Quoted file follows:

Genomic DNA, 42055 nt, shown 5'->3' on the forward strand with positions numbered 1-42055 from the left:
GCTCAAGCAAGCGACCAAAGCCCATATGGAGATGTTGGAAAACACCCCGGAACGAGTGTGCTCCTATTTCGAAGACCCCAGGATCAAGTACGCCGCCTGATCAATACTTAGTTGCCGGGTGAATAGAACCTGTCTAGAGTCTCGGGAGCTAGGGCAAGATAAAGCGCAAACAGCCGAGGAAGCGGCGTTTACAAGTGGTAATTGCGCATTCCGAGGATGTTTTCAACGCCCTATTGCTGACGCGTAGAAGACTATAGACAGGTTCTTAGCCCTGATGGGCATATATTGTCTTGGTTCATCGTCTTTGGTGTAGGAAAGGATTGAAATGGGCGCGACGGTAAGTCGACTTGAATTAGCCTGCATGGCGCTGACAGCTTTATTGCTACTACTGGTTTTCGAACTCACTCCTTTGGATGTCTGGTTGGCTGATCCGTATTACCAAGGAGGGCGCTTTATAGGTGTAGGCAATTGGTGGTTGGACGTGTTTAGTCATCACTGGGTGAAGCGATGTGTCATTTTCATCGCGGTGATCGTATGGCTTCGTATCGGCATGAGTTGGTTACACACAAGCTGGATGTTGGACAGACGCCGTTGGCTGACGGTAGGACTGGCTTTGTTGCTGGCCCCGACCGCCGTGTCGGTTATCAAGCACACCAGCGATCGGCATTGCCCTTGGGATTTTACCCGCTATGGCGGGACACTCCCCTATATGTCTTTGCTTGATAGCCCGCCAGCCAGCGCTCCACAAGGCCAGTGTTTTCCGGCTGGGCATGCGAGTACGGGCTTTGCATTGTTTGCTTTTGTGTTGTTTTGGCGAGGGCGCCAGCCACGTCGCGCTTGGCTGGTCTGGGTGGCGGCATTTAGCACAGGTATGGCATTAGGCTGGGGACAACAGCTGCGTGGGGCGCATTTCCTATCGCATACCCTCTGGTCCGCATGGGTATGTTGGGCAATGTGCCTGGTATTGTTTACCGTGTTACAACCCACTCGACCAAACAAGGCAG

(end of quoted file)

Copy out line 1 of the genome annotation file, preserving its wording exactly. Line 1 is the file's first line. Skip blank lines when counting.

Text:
Genomic DNA, 42055 nt, shown 5'->3' on the forward strand with positions numbered 1-42055 from the left: